Code Of Conduct
Marlene Dau, Educational Chair of MAHC
Does your Cooperative Board of Directors have a Code of Ethics? Has every Board Member signed it?
Maybe with a new year, it should be a topic on your agenda to just review it again at a Board meeting so everyone starts out with a clear perspective.
DEFINITION: CODE OF ETHICS…Professional groups including Cooperative Board of Directors not governed or enforced by government, but rather by business practices outlined by a respected entity within an industry or profession. A Code of Ethics sets the standard of conduct for individuals working within a profession.
Do you need a Checklist for ethical conduct? When something comes up that tests everyone’s ethics maybe the checklist below will help you walk through the problem at hand.
- Is it Legal? The first and most obvious question, is to ask yourself whether the contemplated act is legal? Will the decision violate any laws that are enforced by a government agency? (Although the question appears to be straightforward on the surface, it can become blurred in cases where the law may not be clearly defined.) What if, like speeding on the highway, everybody is doing it?
- Who is affected and how? The question suggests that if the decision or act does harm to an individual or group of individuals, it may not be ethical. However this may not always be true. Example: The case where a judge is required by law to impose the death penalty to a convicted criminal. Clearly the imposition of the death penalty does harm to the criminal. But would that render the judge’s decision unethical? Clearly not, because the decision is justified by the law.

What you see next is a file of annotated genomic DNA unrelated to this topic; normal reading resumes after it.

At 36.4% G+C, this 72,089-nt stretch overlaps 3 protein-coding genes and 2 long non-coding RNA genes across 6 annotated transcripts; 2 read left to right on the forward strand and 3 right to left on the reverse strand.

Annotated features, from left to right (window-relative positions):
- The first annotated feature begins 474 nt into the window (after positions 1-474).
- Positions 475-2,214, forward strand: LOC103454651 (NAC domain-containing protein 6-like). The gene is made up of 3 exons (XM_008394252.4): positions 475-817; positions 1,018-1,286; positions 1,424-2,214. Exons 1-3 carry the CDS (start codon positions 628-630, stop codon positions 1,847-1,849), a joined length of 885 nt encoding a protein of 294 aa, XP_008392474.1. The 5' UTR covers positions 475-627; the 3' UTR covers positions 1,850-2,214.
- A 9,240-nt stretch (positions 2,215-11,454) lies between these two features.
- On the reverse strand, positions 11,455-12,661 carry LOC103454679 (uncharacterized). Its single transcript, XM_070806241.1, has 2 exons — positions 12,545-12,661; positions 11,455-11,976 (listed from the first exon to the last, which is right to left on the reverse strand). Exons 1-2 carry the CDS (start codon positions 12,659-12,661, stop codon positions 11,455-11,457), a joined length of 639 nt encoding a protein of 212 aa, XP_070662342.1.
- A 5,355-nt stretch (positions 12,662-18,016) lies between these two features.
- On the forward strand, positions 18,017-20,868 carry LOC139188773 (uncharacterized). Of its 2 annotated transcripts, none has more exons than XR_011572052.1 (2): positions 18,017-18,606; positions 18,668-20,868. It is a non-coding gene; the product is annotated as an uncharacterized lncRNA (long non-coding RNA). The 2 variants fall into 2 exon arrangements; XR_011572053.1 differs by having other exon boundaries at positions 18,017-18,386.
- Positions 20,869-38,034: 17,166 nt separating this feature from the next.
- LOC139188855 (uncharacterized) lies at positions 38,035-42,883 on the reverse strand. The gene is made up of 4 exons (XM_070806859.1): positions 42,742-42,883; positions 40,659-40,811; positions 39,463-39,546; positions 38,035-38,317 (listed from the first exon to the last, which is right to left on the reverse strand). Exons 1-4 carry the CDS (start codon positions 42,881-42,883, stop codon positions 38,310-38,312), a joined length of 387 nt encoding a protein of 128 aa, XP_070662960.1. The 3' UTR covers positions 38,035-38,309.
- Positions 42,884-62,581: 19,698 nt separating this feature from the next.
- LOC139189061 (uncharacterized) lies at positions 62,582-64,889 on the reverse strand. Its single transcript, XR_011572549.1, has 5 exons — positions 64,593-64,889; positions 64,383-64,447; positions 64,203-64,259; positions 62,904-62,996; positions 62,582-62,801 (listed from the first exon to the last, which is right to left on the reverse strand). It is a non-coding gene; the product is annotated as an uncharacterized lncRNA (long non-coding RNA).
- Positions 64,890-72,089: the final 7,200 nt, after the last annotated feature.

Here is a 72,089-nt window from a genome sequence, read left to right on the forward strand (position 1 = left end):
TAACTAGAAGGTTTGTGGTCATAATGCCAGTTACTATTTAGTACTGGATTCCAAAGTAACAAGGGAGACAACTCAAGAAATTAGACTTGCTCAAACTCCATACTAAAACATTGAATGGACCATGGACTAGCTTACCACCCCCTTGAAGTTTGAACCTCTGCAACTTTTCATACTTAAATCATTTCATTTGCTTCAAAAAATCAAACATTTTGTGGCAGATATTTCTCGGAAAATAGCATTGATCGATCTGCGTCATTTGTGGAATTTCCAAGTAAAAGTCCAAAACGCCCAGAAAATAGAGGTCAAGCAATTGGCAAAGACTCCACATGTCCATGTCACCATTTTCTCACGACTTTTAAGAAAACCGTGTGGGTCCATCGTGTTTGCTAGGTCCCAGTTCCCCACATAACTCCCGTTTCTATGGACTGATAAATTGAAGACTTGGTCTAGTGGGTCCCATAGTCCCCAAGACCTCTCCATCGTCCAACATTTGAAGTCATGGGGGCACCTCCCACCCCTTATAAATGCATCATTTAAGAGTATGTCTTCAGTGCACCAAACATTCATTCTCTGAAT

- What are the long term consequences? Ethical decisions and actions often have a long-range perspective. Unethical behavior is often short term, designed to survive the crisis or need of the day. Embezzlement, for example, it will help you get what you want today, but what about next year when the auditor begins to examine the financial records?
- Does it comply with my professional code? Just as one must question whether a decision complies with the laws enforced by government, one must also ask whether a decision complies with the professional codes of one’s profession. In other words, if full disclosure were made about the decision or act, consider what decision others would make in similar circumstances.
- How will it make you feel? This question is perhaps the most critical of all because it reflects directly upon the person whose advice counts the most, the person you face in the mirror every day. Would you want your friends and family to know? Could your decision be published?
Marlene Dau is the President of Tailor Made Property Services, Inc. as well as the Educational Chair of MAHC.